The risk of spread was considered high. Spread noted so far is a consequence of both human and natural spread. D. suzukii was first reported in North America in 2008 in California and by 2009 it was widespread in a range of hosts from Oregon, Washington and British Columbia. This demonstrates the ability of D. suzukii to spread if suitable hosts are present and climatic conditions are favourable. The pest has also spread in France.
The EWG concluded that the potential for economic consequences due to D. suzukii incursions were 'high', with 'low' uncertainty. The strongest factor determining this decision was the fact that there is already evidence of extremely high crop yield losses where this pest establishes. Management and experience, and the fact that growers could change their agricultural systems and grow different crops altogether, may well reduce damage levels in the future.
There are uncertainties regarding the evaluation, in particular the EWG did not consider that grapes could be regarded to be a major host. However, there is some uncertainty over this point and the possibility of infestation potential could not be ruled out. In such a case the potential for economic damage in the region is higher.
Cartoon of D. suzukii
Courtesy: Dr M Hauser, CDFA (US)
From the pest risk assessment it can be concluded that the pest presents the characteristics of a quarantine pest. However the rapid spread (combination of natural and human spread), makes its regulation difficult. Nevertheless such regulation is possible and the EWG considered that management measures should be identified so that EPPO member countries could consider including measures in their regulations. The following measures are suggested for host fruits:
- Specified growing conditions (growing the plants under a net or in greenhouses and trapping to verify pest freedom);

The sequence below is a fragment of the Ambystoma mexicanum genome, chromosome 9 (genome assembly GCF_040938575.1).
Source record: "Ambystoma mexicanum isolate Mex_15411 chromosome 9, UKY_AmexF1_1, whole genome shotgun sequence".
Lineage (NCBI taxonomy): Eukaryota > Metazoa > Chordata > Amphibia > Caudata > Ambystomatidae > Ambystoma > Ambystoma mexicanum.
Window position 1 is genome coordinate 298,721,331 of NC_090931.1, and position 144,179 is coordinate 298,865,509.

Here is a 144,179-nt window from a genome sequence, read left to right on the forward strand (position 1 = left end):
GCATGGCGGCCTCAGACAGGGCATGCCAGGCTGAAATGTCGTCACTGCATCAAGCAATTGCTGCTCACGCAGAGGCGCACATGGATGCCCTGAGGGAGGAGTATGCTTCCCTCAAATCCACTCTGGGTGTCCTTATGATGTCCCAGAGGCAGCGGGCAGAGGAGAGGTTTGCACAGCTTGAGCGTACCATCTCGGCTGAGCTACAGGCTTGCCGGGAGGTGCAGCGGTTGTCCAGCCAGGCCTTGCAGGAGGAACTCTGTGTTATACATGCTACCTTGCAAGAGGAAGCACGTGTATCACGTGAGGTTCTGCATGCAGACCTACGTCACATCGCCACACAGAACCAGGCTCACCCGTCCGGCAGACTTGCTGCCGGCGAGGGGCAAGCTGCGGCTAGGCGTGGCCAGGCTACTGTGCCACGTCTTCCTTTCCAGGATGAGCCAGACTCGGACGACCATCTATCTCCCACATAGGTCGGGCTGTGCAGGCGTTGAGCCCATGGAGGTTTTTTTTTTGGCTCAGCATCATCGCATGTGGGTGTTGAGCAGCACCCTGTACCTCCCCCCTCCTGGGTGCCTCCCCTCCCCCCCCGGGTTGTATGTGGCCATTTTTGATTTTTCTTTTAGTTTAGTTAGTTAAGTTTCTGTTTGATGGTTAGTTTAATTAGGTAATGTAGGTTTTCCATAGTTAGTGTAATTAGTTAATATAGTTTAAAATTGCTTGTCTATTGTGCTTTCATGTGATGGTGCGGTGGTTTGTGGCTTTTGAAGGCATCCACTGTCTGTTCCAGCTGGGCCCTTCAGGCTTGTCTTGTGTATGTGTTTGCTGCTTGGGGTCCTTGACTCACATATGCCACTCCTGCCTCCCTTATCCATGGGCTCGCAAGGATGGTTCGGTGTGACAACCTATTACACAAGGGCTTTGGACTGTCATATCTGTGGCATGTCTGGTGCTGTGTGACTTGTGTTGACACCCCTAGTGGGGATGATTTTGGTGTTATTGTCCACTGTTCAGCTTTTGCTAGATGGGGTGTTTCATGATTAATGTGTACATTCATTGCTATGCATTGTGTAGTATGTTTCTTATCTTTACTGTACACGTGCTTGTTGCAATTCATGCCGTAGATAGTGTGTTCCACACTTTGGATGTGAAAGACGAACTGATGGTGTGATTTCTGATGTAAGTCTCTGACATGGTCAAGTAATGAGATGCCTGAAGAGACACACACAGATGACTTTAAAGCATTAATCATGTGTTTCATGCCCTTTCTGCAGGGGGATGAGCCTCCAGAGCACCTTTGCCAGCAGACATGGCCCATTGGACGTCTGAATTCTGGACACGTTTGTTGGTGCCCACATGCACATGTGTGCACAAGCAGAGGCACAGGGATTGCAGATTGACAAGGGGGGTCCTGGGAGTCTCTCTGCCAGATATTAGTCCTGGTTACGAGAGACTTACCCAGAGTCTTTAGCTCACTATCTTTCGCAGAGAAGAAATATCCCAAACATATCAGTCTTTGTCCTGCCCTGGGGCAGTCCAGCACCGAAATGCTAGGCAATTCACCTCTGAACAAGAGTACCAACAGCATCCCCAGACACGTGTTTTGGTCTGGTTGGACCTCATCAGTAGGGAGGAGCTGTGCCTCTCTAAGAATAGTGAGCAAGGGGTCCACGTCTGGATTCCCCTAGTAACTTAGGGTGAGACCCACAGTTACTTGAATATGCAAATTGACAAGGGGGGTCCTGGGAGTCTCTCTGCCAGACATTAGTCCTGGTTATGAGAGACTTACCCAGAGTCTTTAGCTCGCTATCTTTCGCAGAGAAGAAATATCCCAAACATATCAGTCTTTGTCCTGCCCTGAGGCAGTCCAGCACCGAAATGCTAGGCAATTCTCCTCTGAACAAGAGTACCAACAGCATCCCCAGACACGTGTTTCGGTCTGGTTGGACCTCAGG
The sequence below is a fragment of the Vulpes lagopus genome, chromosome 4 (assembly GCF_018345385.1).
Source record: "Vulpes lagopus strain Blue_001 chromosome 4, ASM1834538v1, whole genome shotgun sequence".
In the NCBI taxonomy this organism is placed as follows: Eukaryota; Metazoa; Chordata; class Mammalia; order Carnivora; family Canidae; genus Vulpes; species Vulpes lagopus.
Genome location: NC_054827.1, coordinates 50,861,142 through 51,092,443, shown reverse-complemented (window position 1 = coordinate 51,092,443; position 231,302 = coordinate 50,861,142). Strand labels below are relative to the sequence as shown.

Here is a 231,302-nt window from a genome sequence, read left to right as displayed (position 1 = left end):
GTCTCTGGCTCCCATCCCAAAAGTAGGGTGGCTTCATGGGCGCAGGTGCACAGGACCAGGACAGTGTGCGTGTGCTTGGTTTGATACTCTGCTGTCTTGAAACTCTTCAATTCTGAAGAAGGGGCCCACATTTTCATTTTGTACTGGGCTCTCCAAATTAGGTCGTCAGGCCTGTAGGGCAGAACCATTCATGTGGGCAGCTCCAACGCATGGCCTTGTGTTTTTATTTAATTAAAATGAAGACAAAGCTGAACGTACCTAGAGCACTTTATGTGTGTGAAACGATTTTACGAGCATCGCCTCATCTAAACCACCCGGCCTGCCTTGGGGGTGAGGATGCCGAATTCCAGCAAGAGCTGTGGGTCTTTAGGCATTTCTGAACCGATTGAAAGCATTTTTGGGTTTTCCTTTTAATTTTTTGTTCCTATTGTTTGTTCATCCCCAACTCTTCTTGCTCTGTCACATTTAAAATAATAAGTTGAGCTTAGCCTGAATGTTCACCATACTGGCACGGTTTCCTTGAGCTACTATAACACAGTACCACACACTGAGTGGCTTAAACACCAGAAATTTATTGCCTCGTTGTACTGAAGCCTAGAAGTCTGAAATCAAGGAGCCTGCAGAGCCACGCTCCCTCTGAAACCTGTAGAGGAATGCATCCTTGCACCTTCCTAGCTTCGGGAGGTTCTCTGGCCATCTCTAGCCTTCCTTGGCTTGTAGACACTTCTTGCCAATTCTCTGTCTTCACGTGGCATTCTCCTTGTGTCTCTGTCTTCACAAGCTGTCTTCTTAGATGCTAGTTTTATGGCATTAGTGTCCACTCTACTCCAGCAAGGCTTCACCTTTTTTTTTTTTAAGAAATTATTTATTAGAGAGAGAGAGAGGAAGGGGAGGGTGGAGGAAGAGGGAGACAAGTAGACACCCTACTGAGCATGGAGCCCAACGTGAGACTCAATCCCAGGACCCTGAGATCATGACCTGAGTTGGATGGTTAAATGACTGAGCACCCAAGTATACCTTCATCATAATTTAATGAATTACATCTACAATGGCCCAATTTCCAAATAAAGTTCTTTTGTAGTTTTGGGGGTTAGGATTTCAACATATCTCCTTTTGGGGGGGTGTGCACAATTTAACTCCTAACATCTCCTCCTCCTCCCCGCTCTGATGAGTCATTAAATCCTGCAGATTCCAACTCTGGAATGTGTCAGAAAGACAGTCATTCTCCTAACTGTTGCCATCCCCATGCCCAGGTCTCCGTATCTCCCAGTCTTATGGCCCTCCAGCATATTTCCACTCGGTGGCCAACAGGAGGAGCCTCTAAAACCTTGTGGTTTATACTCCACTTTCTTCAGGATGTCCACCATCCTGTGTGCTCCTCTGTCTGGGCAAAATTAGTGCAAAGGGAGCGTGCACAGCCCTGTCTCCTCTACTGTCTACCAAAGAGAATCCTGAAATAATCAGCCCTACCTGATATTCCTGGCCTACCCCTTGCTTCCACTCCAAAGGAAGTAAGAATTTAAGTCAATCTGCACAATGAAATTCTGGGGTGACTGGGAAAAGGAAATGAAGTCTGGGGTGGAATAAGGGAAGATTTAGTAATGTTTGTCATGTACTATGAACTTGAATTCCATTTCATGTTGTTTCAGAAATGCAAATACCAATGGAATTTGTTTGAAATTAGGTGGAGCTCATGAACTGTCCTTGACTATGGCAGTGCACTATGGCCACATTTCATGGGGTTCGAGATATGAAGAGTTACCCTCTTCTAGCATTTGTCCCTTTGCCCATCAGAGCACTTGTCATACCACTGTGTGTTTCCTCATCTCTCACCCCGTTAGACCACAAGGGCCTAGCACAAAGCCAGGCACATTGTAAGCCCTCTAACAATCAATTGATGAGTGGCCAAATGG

- Pest Free Area (following ISPM no. 4);
- Countries could also establish a Systems Approach based on the combination of area of low pest prevalence; surveillance based on trapping; treatments of the crop; inspection during packing and handling; and cold treatment during transport ;
It should be noted that the efficacy of cold treatment has not been verified for commercial consignments and is therefore not recommended.
Further activity and information
The conclusions and recommendations of the Pest Risk Analysis are under review by core members and will be discussed at the next Panel on Phytosanitary Measures in April 2011. The EWG that performed this analysis recommended that information on this pest and its control should be communicated urgently to European and Mediterranean countries so that growers are informed about this important emerging pest. A fact sheet was prepared and circulated in July 2010.
The Expert Working Group was composed of:
Mr Richard Baker - Food And Environment Research Agency York (GB)
Mr Peter Baufeld - Julius Kühn Institut (JKI), Kleinmachnow (DE)
Mr Alberto Grassi - Fondazione Edmund Mach – Iasma, S. Michele All’adige (IT)
Mr Jose Maria Guitian Castrillon - Tecnologias y Servicios Agrarios, S. A. - TRAGSATEC, Madrid (ES)
Mr Martin Hauser - California Department of Food and Agriculture, Sacramento (US)
Ms Tracy Hueppelsheuser - British Columbia Ministry of Agriculture and Lands, Abbotsford (CA)
Mr Jonathan Knight - Imperial College London (GB)
Mr Philippe Reynaud - Laboratoire de la Santé des Végétaux, Angers (FR)
Ms Françoise Petter
Mr Robert Sunley